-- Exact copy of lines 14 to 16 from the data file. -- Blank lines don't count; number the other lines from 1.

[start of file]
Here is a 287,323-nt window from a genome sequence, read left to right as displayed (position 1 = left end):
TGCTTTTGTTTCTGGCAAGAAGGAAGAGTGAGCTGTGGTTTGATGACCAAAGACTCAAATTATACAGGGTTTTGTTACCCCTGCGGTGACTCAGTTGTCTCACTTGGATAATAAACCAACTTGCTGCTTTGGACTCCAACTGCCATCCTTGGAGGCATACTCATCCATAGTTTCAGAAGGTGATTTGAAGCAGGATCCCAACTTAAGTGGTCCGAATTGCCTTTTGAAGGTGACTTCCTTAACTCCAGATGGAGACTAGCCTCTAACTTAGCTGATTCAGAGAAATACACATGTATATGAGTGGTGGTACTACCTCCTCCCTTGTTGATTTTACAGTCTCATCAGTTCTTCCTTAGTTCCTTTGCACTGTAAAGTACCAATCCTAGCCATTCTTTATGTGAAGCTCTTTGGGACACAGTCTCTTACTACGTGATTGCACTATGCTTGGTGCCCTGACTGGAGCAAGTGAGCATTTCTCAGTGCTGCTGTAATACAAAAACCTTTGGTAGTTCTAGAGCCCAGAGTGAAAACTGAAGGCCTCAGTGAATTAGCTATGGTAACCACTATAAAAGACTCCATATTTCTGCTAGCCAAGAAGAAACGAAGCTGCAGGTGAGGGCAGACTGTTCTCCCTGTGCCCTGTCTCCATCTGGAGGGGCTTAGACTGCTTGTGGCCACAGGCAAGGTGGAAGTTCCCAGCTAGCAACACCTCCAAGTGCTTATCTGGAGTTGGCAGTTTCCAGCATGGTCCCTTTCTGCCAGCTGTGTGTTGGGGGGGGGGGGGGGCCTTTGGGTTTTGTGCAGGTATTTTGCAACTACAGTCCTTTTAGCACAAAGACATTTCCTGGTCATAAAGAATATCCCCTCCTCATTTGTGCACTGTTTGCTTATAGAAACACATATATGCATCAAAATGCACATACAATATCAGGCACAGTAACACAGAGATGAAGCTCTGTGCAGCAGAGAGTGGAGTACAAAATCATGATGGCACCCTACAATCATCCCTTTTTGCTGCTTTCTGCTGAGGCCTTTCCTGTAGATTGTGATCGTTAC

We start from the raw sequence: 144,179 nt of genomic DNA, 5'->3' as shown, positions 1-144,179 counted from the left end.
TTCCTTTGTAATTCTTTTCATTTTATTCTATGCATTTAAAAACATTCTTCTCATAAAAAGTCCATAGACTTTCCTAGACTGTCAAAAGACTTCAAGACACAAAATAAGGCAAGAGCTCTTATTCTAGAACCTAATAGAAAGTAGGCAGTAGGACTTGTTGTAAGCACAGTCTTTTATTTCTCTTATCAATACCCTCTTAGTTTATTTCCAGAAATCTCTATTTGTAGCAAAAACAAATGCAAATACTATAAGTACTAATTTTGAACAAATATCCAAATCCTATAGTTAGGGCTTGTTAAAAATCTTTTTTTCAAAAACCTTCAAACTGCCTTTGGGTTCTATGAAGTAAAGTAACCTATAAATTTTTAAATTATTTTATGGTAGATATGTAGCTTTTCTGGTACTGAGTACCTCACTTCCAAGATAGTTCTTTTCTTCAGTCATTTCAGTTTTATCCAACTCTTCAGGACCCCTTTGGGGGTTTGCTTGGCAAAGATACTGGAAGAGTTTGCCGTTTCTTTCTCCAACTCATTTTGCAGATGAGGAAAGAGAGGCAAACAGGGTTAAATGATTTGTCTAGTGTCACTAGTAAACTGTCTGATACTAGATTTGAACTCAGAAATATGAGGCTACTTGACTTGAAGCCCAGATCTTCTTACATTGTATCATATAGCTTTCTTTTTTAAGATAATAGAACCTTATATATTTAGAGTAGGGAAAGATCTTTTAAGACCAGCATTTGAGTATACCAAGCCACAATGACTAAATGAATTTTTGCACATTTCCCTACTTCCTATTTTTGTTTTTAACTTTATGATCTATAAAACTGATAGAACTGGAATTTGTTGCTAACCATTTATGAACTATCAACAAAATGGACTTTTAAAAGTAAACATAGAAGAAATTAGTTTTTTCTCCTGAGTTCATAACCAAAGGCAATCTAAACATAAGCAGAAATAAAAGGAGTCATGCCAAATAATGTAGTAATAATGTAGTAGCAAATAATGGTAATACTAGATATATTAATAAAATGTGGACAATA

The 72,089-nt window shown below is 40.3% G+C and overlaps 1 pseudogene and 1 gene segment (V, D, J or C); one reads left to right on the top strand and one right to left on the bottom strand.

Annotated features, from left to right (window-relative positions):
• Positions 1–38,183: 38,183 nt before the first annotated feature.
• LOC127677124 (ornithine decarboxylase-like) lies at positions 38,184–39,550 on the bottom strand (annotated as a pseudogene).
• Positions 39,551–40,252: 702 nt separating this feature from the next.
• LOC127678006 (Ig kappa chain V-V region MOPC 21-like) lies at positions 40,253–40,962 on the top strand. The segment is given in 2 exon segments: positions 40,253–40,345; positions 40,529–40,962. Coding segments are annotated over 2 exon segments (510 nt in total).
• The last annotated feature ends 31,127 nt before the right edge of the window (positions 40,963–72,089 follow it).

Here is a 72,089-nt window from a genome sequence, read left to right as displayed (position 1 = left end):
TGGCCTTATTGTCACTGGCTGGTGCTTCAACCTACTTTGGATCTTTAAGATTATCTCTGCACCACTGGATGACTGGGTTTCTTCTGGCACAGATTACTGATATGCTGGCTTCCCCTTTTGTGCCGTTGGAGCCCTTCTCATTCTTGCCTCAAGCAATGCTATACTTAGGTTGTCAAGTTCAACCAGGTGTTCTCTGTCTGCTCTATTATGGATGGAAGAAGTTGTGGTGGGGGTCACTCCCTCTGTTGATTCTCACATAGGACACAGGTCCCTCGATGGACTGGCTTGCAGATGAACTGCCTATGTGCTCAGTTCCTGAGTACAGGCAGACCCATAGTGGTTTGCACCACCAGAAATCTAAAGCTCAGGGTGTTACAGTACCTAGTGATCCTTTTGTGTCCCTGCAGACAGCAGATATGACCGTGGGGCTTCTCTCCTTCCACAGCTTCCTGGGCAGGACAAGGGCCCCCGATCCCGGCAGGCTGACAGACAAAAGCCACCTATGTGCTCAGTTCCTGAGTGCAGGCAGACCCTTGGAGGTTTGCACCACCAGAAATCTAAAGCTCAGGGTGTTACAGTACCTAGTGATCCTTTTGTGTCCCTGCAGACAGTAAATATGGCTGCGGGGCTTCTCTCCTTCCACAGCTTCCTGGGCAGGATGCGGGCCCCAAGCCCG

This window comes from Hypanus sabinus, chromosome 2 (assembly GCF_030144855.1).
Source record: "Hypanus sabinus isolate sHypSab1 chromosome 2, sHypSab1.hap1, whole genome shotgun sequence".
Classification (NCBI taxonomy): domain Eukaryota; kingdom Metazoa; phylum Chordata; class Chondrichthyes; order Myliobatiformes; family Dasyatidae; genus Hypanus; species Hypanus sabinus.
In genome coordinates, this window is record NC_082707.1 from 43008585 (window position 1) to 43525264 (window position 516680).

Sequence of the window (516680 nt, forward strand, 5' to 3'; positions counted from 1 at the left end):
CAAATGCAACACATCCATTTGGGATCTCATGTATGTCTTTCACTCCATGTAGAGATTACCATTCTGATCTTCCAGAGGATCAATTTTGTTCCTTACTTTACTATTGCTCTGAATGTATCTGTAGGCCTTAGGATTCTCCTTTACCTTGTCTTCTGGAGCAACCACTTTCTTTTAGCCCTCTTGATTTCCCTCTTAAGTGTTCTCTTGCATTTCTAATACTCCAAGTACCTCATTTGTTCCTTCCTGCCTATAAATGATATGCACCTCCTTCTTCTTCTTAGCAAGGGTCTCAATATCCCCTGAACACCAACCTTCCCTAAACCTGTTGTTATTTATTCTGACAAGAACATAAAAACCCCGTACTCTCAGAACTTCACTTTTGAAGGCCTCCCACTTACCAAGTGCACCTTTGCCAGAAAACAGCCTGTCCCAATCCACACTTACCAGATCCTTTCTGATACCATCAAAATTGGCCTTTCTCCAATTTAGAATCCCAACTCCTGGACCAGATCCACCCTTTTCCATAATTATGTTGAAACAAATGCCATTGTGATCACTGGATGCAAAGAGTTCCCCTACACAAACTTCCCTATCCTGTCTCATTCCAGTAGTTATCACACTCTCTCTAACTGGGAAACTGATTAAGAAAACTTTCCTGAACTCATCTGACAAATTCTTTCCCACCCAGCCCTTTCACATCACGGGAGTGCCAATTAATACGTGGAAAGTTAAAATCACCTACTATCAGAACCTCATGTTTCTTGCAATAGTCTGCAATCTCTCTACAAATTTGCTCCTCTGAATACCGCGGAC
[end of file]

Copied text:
This window comes from Hypanus sabinus, chromosome 2 (assembly GCF_030144855.1).
Source record: "Hypanus sabinus isolate sHypSab1 chromosome 2, sHypSab1.hap1, whole genome shotgun sequence".
Classification (NCBI taxonomy): domain Eukaryota; kingdom Metazoa; phylum Chordata; class Chondrichthyes; order Myliobatiformes; family Dasyatidae; genus Hypanus; species Hypanus sabinus.